Tearing of the ACL (anterior or cranial cruciate ligament) is the most common orthopedic injury in the dog. The ACl (CCL) is one of the main stabilizing structures in the stifle (knee) joint. The ACL surgical repair procedure which is performed at NAHAH (the QLF) is proprietary (to be published) and incorporates the general principals of the “lateral suture” or “external imbrication” procedure (which typically utilizes only a single “suture”) to provide support and stabilization for the stifle (knee) joint of the canine patient. However, NAHAH’s hybrid surgical procedure, called the Quadri-Lateral Fabellar (QLF) procedure is at least four times as strong as the traditional lateral suture technique and far more stable because it utilizes a series of four heavy gauge nylon filaments anchored in a triangulating fashion (strategically placed at crossing angles) in both the patellar tendon as well as a hole drilled in the tibial crest. This additional strength and stability are essential and necessary and is a crucial advantage to the QLF procedure over the traditional lateral suture technique which generally cannot overcome the mechanical forces on the stifle joint (caused by a steeply sloped tibial plateau), particularly in larger breeds of dogs. These mechanical forces are why some surgeons will advocate the TPLO procedure (tibial-plateau-leveling osteotomy) in larger breeds of dogs over the traditional lateral suture procedure. Thomas J. Murtha, III, DVM, Chief of Surgery at NAHAH, has been a surgeon for more than 30 years and was originally mentored in ACL surgical repair procedures by surgeon Dr. Joseph Nichols as well as by his own father (Dr. Thomas J. Murtha, Jr.). Dr. Murtha has been performing and refining the this hybrid procedure (the Quadri-Lateral Fabellar surgical procedure) for more than 30 years with consistently outstanding results replicated in more than a thousand surgical cases. NAHAH’s client’s satisfaction with the outcomes achieved with this procedure is virtually 100%. NAHAH can provide stellar references from clients whose dogs have had the QLF procedure done here at NAHAH and were of every size imaginable. Dr. Murtha no longer performs the TPLO procedure for a number of reasons. First, the TPLO and TTA surgical procedures, which utilize metal implants and are far more invasive and traumatic to the patient, have much longer and more difficult recoveries that typically require formal physical therapy rehabilitation programs for optimal results. Second, these procedures have significantly greater complication rates. Infection and/or rejection of implanted hardware, implant failures such as screws that loosen or “back out” over time and defects/recalls of the hardware (as in 2002) are prime examples. Third is the cost to the client. These surgical procedures themselves are significantly more expensive but also more traumatic and so require formal postoperative physical therapy programs at an additional significant cost for proper rehabilitation. Last and most important is the end result – which procedure provides the greatest benefit to the patient. The end result in performing either the TPLO or TTA procedures, as opposed to the QLF procedure, simply is not appreciably any better. As such, Dr. Murtha simply cannot justify the added trauma (and postoperative disability) to the patient, the prolonged recovery time and the substantially greater expense of doing the TPLO or TTA procedures. It has been Dr. Murtha’s experience through his own clinical observations over 30 years as a surgeon that no better result is achieved for his patients with these more invasive and costly procedures as compared to the QLF procedure, particularly in the hands of an experienced surgeon. Dr. Murtha does not do or recommend the TPLO and TTA procedures simply because he has consistently achieved the same and typically better results for his patients with the QLF procedure performed here in the ACL Surgery Program at NAHAH. Nationwide, a statistic that is frequently referenced is that approximately half (50%) of dogs who tear one ACL will tear the other ACL (opposite limb) within 12 months. Because patient recovery time in The ACL Surgery Program here at NAHAH is significantly shorter, we resultantly see substantially fewer patients (less than 15%) rupturing their other (opposite) ACL. Dr. Murtha firmly believes this is because the recovering patient is not forced to carry the bulk of their body weight on their opposite (“good”) hind limb for an extended period of time through the lengthy and difficult postoperative recovery period that follows the traumatic TPLO and TTA procedures. It has been Dr. Murtha’s clinical observation that for the majority of his patients the faster and easier postoperative recovery has a “sparing effect” on the opposite (“good”) hind limb in terms of avoiding a second ACL surgical repair on that leg – as well as a “sparing effect” on the client’s bank account, saving the additional and significant cost that goes along with a second ACL surgical repair procedure.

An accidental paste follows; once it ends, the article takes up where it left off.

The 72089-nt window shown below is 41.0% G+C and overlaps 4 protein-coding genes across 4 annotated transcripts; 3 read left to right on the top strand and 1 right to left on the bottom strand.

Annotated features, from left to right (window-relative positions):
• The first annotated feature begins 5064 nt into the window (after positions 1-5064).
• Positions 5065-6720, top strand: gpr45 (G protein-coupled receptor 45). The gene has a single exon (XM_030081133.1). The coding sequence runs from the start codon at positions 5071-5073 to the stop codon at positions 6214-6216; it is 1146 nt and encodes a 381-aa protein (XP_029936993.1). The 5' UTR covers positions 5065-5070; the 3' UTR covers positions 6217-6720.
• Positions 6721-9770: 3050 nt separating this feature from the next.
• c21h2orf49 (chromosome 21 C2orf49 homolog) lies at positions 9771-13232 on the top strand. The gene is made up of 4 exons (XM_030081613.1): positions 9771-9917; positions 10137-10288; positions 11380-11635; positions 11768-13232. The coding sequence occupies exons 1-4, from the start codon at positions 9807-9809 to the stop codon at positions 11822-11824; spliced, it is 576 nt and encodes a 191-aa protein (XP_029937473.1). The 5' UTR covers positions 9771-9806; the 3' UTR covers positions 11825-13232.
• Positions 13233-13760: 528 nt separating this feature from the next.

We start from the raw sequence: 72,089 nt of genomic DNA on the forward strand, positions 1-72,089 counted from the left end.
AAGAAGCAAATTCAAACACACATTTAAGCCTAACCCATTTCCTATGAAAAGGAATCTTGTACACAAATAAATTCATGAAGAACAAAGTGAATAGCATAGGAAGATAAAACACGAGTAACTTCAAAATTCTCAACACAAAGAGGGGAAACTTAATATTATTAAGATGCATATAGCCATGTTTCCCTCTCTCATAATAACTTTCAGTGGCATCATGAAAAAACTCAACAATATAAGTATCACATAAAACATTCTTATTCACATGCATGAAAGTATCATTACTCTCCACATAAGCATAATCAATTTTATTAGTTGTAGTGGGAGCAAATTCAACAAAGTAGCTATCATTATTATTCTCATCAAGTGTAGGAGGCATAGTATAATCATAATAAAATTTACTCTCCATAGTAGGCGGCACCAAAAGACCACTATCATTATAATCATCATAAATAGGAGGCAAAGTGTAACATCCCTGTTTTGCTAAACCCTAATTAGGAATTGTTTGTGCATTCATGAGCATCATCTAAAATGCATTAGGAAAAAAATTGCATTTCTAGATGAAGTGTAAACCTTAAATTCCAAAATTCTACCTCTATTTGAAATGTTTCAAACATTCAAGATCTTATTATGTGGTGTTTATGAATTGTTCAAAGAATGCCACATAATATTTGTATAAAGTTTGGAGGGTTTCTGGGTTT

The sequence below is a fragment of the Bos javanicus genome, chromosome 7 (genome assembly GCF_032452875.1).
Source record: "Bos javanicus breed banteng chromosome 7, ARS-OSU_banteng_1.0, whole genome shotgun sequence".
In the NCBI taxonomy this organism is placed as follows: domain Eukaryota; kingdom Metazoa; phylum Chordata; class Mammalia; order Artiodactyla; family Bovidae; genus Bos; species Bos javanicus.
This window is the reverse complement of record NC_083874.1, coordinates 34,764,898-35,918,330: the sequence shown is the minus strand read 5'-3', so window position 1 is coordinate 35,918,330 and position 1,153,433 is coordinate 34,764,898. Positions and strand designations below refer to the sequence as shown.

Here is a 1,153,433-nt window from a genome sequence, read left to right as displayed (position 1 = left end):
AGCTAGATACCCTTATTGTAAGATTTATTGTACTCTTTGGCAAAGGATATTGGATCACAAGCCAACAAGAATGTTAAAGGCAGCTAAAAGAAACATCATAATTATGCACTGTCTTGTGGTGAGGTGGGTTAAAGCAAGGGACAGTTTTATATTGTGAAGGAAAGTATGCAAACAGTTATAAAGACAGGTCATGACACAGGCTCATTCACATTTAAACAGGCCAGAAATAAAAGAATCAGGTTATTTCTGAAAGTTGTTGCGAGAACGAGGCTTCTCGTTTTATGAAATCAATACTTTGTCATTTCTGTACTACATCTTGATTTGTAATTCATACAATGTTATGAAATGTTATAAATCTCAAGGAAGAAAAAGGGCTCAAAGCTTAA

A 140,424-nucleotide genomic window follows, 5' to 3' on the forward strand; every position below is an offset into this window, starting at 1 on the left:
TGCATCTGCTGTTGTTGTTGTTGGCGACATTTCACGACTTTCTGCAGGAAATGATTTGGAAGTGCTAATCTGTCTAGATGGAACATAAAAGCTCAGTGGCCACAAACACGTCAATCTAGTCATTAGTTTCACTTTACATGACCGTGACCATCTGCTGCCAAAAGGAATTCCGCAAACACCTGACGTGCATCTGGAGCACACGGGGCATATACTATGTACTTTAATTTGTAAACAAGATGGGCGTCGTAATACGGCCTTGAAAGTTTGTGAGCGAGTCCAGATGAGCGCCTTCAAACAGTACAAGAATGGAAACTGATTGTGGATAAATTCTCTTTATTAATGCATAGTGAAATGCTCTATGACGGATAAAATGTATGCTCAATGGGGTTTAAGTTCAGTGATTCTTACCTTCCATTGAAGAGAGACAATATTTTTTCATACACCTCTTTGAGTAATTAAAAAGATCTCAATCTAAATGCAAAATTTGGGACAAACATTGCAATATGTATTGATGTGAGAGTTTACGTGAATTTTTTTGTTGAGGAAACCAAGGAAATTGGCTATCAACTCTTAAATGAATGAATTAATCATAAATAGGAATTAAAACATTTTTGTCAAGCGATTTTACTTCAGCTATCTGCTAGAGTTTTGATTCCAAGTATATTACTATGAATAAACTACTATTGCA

Case Study: TPLO Surgery Failure

Marlee Donohue had corrective surgery (QLF surgical procedure) at MVSRC to stabilize her stifle (knee) and successfully restore function to her limb (Marlee has done very well in the 2-plus years since her corrective QLF surgery) after her prior TPLO surgical procedure performed at another facility had seriously failed.

Marlee Donohue1

Screws have backed out over time (screws should be well-seated within recessed holes in metal hardware) rendering the hardware unstable and her stifle unstable and painful as well

Marlee Donohue2

Marlee’s TPLO repair 1 year prior to her corrective QLF surgery

Marlee Donohue3

Marlee’s TPLO repair the day of her corrective QLF surgery (preoperative radiograph). Note the severe degenerative arthritic changes in Marlee’s stifle joint that have occurred in just one year’s time (contrast Radiograph 2 and 3)